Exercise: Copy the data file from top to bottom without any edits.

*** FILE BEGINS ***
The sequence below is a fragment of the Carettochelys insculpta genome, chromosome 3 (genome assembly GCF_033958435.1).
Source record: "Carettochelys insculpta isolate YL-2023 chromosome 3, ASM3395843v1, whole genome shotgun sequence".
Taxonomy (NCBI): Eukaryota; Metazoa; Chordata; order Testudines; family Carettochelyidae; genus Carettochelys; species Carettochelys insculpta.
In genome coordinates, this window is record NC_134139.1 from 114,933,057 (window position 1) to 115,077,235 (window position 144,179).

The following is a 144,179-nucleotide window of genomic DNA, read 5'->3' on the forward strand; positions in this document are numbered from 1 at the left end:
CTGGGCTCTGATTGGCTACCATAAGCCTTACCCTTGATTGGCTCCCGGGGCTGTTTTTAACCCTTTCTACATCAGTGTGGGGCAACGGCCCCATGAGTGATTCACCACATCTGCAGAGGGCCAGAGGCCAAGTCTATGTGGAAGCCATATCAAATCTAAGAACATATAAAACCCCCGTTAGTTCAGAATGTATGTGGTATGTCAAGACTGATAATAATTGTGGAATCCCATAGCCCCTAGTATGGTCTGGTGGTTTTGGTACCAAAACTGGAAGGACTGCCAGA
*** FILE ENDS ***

The sequence below is a fragment of the Carettochelys insculpta genome, chromosome 3 (genome assembly GCF_033958435.1).
Source record: "Carettochelys insculpta isolate YL-2023 chromosome 3, ASM3395843v1, whole genome shotgun sequence".
Taxonomy (NCBI): Eukaryota; Metazoa; Chordata; order Testudines; family Carettochelyidae; genus Carettochelys; species Carettochelys insculpta.
In genome coordinates, this window is record NC_134139.1 from 114,933,057 (window position 1) to 115,077,235 (window position 144,179).

The following is a 144,179-nucleotide window of genomic DNA, read 5'->3' on the forward strand; positions in this document are numbered from 1 at the left end:
CTGGGCTCTGATTGGCTACCATAAGCCTTACCCTTGATTGGCTCCCGGGGCTGTTTTTAACCCTTTCTACATCAGTGTGGGGCAACGGCCCCATGAGTGATTCACCACATCTGCAGAGGGCCAGAGGCCAAGTCTATGTGGAAGCCATATCAAATCTAAGAACATATAAAACCCCCGTTAGTTCAGAATGTATGTGGTATGTCAAGACTGATAATAATTGTGGAATCCCATAGCCCCTAGTATGGTCTGGTGGTTTTGGTACCAAAACTGGAAGGACTGCCAGA